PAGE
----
District 9 Movie Review Comments - Mania.com



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shadowprime 8/20/2009 6:31:44 AM

 

And as to "plot holes" - I do think there is a difference between a plot hole and something that is not explained. Maybe that is just me, and I grant, there is subjectivity in that assessment. 

For example... I thought one of the strengths of CLOVERFIELD was that they structured the story so that they didn't need to give some lame, quickly problematic explanation of how a giant monster could exist or why it was attacking NYC. In a giant monster movie, a certain amount of willing suspension of belief is pretty much a given, but lets face it, when the psuedo-science gets hauled out, it rarely satisfies. So CLOVERFIELD made it a non-issue. Uh oh... the giant monster is attacking NYC. As one critic noted - you can assume that, somewhere, there is a room full of guys in white lab coats, acting out the scene you have seen in a million monster movies, offering up those lame, phony explanations about the monster... but we don't see that, and we don't need to. So I don't see that as a "plot hole", but as a conscious choice by the moviemakers. We are going to fill in this and this and this as backstory, but we AREN'T going to explain this and this and this.

Simiiarly.... SPOILERS... in D9, there is a lot we don't know. What happened to the alien leader-class? There is speculation (disease, a lost command module - although that module MAY appear later in the movie), but... we don't know.  Why haven't OTHER aliens come to look for THESE aliens - a rescue or follow-up mission - if it is apparently a three year round trip from our world to theirs? Again, we don't know.. What was brought down from the ship, and by whom, and when? We aren't sure. I understand the misgivings concering obvious weapons, and the big "exosuits", but they didn't bring me up short. And I didn't feel that the lack of answers to these and other questions did damage to the story, or suggested logical inconsistencies.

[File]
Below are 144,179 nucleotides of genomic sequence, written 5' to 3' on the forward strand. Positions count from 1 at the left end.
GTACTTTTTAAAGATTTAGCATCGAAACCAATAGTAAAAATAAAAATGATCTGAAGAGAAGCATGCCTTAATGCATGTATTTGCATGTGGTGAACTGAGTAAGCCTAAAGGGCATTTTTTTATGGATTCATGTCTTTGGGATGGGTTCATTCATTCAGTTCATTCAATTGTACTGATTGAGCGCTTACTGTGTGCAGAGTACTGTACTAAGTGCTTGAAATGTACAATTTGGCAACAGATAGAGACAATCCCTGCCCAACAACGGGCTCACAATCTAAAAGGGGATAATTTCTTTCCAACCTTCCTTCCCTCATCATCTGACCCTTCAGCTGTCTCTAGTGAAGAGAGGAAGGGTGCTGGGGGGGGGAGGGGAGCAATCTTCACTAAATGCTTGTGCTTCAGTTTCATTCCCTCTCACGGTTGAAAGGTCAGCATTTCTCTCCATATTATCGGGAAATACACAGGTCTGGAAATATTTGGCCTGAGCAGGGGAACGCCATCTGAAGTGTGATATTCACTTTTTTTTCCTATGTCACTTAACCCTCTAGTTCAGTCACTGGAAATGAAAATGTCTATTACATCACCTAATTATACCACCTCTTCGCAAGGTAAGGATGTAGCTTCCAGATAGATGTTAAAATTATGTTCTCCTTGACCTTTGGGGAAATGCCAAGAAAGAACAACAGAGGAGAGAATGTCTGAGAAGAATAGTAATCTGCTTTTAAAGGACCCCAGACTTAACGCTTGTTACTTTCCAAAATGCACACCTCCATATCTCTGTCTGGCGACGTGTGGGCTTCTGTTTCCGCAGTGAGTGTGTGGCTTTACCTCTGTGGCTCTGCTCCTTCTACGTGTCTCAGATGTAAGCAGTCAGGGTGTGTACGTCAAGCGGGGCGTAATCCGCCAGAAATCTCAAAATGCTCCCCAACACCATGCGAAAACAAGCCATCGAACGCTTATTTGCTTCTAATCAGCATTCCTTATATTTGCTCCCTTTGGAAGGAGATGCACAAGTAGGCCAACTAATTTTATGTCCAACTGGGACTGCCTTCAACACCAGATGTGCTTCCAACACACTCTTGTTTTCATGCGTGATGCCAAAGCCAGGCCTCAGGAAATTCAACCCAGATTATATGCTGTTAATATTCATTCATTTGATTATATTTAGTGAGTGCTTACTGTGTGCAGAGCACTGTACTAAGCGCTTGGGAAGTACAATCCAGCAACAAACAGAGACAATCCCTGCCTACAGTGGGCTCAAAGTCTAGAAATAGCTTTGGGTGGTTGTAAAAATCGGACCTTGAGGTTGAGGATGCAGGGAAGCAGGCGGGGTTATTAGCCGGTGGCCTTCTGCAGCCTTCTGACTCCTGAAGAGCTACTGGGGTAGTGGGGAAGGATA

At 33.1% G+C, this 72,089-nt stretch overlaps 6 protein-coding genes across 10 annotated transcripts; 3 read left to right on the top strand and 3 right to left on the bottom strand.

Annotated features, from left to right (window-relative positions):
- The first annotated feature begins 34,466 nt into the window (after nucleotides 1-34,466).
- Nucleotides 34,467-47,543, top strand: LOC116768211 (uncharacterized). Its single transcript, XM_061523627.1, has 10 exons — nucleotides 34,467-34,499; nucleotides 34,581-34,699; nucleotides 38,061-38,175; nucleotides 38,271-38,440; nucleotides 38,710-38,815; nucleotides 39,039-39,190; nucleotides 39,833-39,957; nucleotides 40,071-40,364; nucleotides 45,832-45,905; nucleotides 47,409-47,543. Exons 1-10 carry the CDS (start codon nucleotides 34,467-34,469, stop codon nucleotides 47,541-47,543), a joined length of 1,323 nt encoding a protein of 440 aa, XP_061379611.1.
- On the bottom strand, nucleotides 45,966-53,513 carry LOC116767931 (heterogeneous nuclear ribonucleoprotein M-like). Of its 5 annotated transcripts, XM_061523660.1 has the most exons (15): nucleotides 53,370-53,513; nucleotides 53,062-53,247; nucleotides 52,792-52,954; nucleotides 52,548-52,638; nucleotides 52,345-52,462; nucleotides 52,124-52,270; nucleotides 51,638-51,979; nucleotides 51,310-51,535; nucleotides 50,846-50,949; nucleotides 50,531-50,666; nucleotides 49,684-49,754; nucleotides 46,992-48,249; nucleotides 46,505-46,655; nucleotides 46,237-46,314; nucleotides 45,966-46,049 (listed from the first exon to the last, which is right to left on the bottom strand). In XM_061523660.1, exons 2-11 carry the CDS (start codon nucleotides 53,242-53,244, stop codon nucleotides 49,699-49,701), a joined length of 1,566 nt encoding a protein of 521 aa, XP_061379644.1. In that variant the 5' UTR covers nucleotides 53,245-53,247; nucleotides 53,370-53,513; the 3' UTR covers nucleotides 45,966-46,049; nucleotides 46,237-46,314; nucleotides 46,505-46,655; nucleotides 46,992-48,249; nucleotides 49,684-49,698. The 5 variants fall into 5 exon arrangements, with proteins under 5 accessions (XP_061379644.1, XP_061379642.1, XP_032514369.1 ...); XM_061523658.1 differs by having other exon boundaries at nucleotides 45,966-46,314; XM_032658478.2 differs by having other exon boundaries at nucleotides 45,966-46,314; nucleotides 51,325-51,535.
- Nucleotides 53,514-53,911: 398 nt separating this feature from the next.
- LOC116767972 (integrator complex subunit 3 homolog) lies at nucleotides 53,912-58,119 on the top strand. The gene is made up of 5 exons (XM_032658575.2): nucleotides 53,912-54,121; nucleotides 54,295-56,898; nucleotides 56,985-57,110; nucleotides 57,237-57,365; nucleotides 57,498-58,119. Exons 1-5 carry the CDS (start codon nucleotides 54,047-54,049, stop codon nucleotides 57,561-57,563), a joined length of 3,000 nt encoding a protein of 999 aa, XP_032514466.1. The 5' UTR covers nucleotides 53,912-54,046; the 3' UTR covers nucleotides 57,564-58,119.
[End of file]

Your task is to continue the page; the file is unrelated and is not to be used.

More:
I think it is perfectly fair to say that there is much that D9 doesn't answer - I just don't think the answers are required to enjoy the story, as is.

Shadow

 

2L82Pray 8/21/2009 10:24:33 AM

There are plot holes, but not, IMO, what was mentioned.

Someone said much earlier that the movie made them proud to be South African. Why? It brought back too many unpleasant parallels between South Africa's history of Apartheid and the Aliens. It made it look as though SA hadn't learned anything from their past and are still mired in ignorance and prejudice. Its sad that the film makers have so little respect for their countrymen that they would portray them the way they were in this movie.

The logical inconsistancies are the lack of international interferance and control. Are we to believe the most powerful NATO counties didn't want any involvement in the obvious gains from Alien intelligence? That there were no attempts to take control of the technology? Even more unbelievable is the lack of protests by civil rights supporters against the treatment inflicted on the aliens by the SA government. It would have been more believable to show the WWIII breaking out to gain control of the aliens than that they were shoved into a concentration camp and all but forgotten.

Overall, though, an excellent movie and well worth the time and money.

LittleNell1824 8/22/2009 1:35:05 PM

Well, Shadow, I've met some CEO's and a few were real sociopaths. It's not as implausible as you might think. Think about Monsanto suing the pants off small farmers because Monsanto grain blew onto private farm land. Think about big tobacco working to make cigarettes as addictive as possible while cowing the FDA into claiming that nicotine wasn't addictive at all.  It takes a real _astard to give the go ahead on some of this stuff. And Mr. CEO-in-Law was definitely a socio-path. He didn't love Wikus and I'm sure he was more than happy to get rid of him.

SPOILER:
One of the great things about this movie is how dim-witted Wikus is throughout the whole movie. Sharlto Copley was amazing. We've seen anti-heros who were morally compromised, but I don't think we've ever seen one so... enthusiastically ordinary. Wikus was the real drone - he was only capable of meaningful action when he was under Christopher's direction.

The weapons weren't a plot hole: Yes, military aircraft and other rescue craft were used to bring aliens down, but I don't see how that makes a difference. To assume that weapons couldn't have made it down from the ship, you would have to assume that no human personnel would have allowed it. We know that's not true. There's always going to be a couple of guys who either won't notice, won't care, or who are in on the take. And my explanation isn't an apologetic. It's just how things would happen in the real world.

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